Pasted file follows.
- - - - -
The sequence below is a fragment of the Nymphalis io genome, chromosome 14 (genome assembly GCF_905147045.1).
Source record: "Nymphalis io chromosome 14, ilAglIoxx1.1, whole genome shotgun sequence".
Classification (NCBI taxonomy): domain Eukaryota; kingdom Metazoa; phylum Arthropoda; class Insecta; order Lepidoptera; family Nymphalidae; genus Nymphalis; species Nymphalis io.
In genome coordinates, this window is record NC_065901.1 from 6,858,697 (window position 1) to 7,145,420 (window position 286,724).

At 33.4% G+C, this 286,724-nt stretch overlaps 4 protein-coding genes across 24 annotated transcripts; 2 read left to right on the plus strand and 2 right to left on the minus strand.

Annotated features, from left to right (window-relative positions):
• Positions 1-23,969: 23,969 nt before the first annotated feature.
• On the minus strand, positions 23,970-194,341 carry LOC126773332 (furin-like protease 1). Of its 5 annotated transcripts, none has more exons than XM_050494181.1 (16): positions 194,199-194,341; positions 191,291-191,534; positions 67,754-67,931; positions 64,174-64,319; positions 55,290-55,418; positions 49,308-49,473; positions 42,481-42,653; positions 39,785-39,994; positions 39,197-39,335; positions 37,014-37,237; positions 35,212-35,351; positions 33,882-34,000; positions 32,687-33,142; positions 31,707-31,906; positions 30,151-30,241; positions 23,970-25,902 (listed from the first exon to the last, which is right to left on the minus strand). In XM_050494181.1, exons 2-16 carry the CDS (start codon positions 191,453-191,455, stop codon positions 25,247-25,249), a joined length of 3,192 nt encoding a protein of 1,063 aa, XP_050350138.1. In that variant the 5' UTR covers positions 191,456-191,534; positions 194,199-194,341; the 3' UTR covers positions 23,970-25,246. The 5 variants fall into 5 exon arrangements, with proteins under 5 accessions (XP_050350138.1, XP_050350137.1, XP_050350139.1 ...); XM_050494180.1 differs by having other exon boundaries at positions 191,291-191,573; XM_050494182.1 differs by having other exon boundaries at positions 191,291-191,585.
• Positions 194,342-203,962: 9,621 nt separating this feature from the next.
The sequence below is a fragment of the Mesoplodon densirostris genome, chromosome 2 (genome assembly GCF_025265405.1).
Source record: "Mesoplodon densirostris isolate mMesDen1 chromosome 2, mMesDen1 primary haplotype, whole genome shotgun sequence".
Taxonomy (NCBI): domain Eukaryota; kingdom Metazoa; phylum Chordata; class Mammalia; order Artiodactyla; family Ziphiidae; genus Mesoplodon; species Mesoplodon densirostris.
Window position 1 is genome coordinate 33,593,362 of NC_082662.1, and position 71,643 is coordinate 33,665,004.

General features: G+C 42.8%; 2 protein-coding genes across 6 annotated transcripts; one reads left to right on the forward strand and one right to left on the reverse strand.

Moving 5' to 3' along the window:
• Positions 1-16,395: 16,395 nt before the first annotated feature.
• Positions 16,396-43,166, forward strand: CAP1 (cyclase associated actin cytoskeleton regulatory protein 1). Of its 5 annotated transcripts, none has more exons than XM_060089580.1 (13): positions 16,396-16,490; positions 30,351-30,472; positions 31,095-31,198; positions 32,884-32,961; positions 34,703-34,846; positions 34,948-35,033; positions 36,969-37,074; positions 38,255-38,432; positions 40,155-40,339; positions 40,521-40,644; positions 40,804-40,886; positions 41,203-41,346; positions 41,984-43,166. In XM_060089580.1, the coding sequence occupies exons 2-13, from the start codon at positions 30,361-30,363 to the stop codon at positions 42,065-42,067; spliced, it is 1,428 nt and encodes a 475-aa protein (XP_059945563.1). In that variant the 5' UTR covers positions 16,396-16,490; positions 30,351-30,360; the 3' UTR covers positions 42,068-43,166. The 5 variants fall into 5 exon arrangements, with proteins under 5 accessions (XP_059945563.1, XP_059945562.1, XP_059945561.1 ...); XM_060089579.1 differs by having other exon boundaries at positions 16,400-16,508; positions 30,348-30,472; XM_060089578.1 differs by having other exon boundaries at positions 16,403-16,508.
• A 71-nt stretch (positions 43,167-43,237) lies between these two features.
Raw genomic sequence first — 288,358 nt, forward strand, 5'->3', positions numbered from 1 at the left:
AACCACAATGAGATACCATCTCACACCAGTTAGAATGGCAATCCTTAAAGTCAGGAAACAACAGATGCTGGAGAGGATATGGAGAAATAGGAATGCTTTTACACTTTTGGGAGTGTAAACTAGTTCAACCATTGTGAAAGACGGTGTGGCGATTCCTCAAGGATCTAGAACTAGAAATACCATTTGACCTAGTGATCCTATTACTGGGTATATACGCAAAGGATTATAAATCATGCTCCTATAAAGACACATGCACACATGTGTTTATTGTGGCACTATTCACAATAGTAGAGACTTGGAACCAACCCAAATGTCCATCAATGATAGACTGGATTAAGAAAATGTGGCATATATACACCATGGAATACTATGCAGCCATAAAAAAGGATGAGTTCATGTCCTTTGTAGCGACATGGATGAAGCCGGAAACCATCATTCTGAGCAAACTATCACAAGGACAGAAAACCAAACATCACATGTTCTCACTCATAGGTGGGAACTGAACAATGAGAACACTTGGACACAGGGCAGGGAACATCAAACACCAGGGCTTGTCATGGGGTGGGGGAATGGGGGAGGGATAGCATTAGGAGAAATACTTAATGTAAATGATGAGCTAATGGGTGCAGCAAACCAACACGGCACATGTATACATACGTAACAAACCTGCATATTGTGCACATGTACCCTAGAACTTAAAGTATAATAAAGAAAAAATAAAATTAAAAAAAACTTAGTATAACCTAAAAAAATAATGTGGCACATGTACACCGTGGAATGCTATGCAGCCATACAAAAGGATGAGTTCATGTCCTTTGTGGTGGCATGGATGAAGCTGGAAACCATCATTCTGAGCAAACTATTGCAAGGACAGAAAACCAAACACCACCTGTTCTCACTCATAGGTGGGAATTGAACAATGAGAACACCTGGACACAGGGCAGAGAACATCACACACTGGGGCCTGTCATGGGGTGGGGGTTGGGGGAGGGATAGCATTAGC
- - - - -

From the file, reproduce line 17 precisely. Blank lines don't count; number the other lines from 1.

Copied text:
• Positions 16,396-43,166, forward strand: CAP1 (cyclase associated actin cytoskeleton regulatory protein 1). Of its 5 annotated transcripts, none has more exons than XM_060089580.1 (13): positions 16,396-16,490; positions 30,351-30,472; positions 31,095-31,198; positions 32,884-32,961; positions 34,703-34,846; positions 34,948-35,033; positions 36,969-37,074; positions 38,255-38,432; positions 40,155-40,339; positions 40,521-40,644; positions 40,804-40,886; positions 41,203-41,346; positions 41,984-43,166. In XM_060089580.1, the coding sequence occupies exons 2-13, from the start codon at positions 30,361-30,363 to the stop codon at positions 42,065-42,067; spliced, it is 1,428 nt and encodes a 475-aa protein (XP_059945563.1). In that variant the 5' UTR covers positions 16,396-16,490; positions 30,351-30,360; the 3' UTR covers positions 42,068-43,166. The 5 variants fall into 5 exon arrangements, with proteins under 5 accessions (XP_059945563.1, XP_059945562.1, XP_059945561.1 ...); XM_060089579.1 differs by having other exon boundaries at positions 16,400-16,508; positions 30,348-30,472; XM_060089578.1 differs by having other exon boundaries at positions 16,403-16,508.